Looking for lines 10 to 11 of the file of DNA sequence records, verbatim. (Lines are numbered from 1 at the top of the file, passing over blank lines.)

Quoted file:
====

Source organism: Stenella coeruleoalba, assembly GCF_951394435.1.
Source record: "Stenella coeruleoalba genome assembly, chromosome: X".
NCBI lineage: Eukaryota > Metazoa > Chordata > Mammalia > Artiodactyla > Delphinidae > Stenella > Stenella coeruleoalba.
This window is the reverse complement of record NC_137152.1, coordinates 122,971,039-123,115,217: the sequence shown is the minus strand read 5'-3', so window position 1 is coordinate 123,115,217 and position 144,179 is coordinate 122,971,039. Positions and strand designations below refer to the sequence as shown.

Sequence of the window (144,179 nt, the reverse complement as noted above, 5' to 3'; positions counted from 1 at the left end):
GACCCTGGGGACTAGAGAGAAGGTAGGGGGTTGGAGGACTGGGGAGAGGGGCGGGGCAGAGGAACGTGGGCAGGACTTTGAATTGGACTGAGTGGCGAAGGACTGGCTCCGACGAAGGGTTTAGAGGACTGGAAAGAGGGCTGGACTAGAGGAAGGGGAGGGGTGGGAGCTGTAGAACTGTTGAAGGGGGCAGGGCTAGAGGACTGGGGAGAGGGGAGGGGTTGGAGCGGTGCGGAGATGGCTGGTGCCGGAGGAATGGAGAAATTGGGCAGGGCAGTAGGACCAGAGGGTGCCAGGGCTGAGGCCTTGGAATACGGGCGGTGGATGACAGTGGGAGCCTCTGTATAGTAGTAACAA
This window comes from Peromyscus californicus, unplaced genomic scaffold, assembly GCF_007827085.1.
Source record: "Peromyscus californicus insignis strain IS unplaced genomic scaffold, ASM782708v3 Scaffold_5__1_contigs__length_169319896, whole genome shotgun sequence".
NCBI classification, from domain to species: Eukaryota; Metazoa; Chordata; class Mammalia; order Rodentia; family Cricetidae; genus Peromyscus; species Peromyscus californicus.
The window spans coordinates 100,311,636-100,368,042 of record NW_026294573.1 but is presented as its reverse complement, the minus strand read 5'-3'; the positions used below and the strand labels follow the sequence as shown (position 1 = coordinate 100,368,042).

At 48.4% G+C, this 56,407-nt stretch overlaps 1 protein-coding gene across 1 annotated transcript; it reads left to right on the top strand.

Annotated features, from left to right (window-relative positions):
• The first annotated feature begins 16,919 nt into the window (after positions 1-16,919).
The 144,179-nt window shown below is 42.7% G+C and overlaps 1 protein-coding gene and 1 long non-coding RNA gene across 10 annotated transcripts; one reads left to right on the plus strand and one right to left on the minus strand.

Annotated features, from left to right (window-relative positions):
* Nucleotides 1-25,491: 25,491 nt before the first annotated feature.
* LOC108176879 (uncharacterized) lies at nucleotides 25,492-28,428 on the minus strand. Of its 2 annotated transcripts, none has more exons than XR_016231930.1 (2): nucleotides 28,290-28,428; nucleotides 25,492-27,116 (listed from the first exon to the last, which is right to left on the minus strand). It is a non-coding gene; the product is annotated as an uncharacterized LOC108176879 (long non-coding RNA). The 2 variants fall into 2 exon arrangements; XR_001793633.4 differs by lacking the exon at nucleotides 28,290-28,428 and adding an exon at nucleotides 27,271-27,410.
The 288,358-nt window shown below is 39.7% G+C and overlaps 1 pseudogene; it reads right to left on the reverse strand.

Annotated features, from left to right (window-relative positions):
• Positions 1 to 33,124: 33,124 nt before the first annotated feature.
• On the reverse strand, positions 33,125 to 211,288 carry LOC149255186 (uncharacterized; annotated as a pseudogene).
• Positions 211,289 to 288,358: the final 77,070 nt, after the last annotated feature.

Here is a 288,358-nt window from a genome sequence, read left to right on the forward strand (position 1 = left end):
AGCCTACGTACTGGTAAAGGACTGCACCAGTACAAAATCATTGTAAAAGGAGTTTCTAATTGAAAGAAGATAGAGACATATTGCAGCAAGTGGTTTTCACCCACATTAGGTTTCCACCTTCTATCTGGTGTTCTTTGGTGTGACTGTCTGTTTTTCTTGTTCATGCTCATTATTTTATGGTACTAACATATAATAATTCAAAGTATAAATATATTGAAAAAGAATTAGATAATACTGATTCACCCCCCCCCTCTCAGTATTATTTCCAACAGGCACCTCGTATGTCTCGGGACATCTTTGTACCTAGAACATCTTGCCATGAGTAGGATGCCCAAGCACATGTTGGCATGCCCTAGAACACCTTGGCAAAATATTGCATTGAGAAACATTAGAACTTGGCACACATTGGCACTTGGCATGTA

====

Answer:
The window spans coordinates 100,311,636-100,368,042 of record NW_026294573.1 but is presented as its reverse complement, the minus strand read 5'-3'; the positions used below and the strand labels follow the sequence as shown (position 1 = coordinate 100,368,042).

At 48.4% G+C, this 56,407-nt stretch overlaps 1 protein-coding gene across 1 annotated transcript; it reads left to right on the top strand.